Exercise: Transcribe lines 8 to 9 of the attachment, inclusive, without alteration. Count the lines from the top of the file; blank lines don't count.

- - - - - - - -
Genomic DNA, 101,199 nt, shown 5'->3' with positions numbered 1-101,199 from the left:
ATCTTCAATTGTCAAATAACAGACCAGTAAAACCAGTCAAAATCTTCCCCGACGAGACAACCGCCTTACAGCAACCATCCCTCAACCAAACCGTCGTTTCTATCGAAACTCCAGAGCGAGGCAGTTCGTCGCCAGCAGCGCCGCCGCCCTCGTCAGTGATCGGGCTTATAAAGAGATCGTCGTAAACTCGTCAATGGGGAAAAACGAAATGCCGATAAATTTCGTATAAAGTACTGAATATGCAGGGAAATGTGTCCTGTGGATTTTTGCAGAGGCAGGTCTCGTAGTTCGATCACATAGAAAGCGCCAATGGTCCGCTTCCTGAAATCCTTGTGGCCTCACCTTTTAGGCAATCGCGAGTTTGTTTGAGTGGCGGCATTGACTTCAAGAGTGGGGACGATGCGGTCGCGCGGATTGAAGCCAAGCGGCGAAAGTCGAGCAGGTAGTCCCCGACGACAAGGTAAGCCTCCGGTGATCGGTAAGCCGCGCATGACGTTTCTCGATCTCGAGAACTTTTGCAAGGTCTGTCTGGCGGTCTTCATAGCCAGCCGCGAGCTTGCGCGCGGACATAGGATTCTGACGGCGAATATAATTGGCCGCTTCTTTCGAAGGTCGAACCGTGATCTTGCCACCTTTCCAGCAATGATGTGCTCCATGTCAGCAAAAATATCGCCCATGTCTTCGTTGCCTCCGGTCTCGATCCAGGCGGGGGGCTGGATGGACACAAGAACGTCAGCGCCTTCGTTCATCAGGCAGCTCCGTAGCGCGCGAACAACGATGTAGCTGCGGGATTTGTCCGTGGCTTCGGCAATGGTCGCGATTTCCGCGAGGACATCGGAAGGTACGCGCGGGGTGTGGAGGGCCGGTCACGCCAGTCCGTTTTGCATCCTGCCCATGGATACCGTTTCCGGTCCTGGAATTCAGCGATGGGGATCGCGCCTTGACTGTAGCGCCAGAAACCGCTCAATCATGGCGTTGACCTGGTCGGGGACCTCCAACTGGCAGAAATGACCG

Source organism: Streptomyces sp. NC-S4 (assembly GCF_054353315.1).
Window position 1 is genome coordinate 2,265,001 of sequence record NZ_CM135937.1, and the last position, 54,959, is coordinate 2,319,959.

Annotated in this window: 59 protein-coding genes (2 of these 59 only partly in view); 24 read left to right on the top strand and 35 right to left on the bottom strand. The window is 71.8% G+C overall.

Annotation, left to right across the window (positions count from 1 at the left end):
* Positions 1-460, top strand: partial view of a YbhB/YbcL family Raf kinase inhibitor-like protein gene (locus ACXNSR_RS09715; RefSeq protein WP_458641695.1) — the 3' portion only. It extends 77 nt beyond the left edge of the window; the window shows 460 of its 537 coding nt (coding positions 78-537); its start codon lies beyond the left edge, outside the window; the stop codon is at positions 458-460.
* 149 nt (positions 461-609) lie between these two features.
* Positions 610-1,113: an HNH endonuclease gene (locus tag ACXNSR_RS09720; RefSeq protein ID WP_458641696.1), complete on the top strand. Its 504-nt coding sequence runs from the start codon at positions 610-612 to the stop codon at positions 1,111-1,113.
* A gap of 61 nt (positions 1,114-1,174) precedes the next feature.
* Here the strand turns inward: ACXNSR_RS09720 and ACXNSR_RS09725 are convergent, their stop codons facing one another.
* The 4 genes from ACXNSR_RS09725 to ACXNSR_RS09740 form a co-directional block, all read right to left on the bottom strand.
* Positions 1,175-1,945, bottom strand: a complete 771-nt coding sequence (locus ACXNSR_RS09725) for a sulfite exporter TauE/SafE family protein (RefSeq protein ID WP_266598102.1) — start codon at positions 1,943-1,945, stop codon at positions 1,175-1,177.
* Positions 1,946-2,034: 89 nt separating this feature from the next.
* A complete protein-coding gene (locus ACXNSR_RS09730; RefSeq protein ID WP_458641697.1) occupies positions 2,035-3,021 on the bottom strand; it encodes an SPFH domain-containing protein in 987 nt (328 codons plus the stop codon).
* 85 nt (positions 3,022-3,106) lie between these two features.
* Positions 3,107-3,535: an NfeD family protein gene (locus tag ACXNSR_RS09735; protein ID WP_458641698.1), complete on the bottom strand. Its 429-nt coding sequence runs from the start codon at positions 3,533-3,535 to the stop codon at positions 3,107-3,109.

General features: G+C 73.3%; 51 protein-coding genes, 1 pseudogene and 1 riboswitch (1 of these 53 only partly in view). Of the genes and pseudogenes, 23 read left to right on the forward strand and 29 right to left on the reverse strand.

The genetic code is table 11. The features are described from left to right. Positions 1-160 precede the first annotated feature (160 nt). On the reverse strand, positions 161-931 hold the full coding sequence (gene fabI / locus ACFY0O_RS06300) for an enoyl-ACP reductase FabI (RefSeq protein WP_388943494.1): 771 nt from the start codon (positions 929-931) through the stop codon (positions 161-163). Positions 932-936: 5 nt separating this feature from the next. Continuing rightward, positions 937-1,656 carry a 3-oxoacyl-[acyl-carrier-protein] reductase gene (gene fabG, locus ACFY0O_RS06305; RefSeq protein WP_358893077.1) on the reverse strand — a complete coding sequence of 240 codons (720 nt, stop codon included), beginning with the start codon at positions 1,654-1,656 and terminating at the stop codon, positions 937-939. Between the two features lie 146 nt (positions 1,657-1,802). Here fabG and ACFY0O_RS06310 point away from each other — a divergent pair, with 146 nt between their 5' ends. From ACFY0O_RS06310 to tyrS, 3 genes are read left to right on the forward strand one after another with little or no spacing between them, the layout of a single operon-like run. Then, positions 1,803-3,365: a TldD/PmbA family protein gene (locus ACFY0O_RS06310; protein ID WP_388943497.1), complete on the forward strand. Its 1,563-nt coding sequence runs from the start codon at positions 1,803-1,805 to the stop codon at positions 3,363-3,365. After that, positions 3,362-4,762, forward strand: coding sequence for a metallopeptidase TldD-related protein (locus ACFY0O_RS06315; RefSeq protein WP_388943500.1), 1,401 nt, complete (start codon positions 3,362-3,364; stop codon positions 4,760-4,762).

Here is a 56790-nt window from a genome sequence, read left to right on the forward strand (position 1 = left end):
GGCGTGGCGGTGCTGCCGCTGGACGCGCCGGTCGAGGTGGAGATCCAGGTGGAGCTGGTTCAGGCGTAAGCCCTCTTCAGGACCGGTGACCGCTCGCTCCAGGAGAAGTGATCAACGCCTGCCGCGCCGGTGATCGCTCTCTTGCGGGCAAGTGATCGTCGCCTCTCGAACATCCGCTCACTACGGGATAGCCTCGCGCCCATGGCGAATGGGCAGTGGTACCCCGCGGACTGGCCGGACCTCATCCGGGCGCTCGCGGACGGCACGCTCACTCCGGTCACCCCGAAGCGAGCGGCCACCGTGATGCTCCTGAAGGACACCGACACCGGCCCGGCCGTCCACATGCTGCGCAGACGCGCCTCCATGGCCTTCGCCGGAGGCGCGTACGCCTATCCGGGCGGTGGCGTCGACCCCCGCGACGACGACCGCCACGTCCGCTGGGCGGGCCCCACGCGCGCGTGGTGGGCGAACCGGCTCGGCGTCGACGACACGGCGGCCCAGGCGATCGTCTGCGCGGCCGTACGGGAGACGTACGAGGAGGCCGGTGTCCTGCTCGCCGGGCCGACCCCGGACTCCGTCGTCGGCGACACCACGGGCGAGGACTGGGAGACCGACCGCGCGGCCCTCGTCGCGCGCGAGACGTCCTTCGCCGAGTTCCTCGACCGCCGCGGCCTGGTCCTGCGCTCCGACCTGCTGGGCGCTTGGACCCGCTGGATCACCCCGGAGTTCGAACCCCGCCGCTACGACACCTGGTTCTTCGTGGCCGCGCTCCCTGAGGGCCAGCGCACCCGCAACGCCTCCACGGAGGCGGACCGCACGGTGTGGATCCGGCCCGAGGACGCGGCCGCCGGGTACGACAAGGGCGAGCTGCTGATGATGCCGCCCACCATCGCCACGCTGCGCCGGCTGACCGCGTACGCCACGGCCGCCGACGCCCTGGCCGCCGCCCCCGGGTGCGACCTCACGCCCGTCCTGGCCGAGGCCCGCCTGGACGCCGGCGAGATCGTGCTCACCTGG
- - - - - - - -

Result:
* 149 nt (positions 461-609) lie between these two features.
* Positions 610-1,113: an HNH endonuclease gene (locus tag ACXNSR_RS09720; RefSeq protein ID WP_458641696.1), complete on the top strand. Its 504-nt coding sequence runs from the start codon at positions 610-612 to the stop codon at positions 1,111-1,113.